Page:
Photo courtesy of Ryan Deto
Pittsburgh Police Chief Cameron McLay
As a crowd of more than 1,000 sat watching in the Rodef Shalom temple in Oakland on the evening of Nov. 18, community leaders asked Pittsburgh Mayor Bill Peduto if he would stand with their fights for better equality in the workforce, education and in the city’s race relations.
“Yes, of course,” he answered to the cheers of the crowd at the Pennsylvania Interfaith Impact Network (PIIN) annual meeting. The interfaith coalition works to bring together faith organizations and activists to act on regional issues of justice and fairness. Peduto was then given three minutes to address the crowd and he spent those precious 180 seconds attempting to rattle off as many of his initiatives that address equality issues as he could.
Some of the initiatives included: increase in police officers, more transparency in public schools, formation of the affordable housing task force and $15 minimum wage for city workers. There were dozens more listed by the mayor, and by the time he finished he was out of breath.
Before the mayor’s three-minute lightning round, faith leaders gathered and spoke about the problems facing Pittsburgh and how to address them.
“We are demanding the elimination of structural racism and economic inequality in the city of Pittsburgh,” said PIIN president Rev. Richard Freeman.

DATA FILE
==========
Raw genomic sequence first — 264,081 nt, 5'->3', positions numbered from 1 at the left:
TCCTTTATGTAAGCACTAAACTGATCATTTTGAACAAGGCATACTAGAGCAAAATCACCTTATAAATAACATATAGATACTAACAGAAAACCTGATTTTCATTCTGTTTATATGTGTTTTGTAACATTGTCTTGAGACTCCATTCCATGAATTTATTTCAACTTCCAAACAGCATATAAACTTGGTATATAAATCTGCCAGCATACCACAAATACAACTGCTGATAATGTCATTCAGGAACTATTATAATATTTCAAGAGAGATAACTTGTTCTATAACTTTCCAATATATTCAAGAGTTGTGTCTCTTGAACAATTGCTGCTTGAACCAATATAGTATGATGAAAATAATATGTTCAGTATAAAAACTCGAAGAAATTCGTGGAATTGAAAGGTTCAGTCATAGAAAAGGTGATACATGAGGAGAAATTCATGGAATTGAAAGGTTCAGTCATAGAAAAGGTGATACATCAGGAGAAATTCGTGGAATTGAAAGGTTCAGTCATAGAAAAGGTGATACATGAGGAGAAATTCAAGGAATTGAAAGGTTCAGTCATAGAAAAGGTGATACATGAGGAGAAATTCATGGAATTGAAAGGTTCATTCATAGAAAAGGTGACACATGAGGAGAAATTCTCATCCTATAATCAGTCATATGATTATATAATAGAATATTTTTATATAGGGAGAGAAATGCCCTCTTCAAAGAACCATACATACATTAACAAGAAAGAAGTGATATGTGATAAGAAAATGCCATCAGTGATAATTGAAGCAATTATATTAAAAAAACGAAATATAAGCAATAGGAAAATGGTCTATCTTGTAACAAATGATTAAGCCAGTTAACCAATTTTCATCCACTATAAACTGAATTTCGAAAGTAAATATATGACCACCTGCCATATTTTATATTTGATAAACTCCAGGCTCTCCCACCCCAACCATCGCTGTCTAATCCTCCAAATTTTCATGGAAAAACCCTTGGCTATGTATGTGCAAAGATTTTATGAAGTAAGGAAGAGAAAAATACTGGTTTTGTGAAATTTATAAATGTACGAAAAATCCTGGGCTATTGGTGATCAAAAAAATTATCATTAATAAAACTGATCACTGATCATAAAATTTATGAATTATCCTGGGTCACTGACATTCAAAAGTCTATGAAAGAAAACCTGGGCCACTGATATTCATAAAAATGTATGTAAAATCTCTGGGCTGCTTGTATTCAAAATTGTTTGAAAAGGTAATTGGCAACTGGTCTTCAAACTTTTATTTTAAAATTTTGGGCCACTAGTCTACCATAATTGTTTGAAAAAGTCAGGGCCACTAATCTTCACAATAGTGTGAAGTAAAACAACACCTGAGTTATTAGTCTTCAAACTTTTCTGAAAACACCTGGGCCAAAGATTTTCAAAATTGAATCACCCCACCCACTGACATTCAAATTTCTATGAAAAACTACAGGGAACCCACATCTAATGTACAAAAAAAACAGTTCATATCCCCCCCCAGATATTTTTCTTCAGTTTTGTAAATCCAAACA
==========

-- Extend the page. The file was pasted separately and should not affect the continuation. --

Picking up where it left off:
The meeting was part of a fundraising effort, and Freeman told the crowd that PIIN needs lawyers, legislators and researchers to work with them. Above all, they need money, around $30,000, according to Freeman, to pay for it all.
Speakers during the event also asked Pittsburgh Chief Cameron McLay how his department is working to increase safety for Pittsburghers, particularly by addressing relations between the city's primary white officers and black residents..
“We have been creating a strong process in the training of dispersed ethical measures,” said McLay. “And we are learning how to teach our officers about unconscious bias and procedural justice.”
McLay also says the police department has been using all community events as recruitment opportunities in order to increase the department’s diversity and he has created a position within the department whose sole job is to ensure accountability among officers.
Community leaders also asked about when body cameras would be installed on city officers, and McLay said that the state legislation has been introduced and the department is ready for training if the legislation gets approved.
Other Public officials in attendance of the meeting included Allegheny County Executive Rich Fitzgerald, Pittsburgh City Councilman Corey O’Connor, Allegheny County Councilwoman Heather Heidelbaugh, and Mayor Peduto’s chief of staff Kevin Acklin.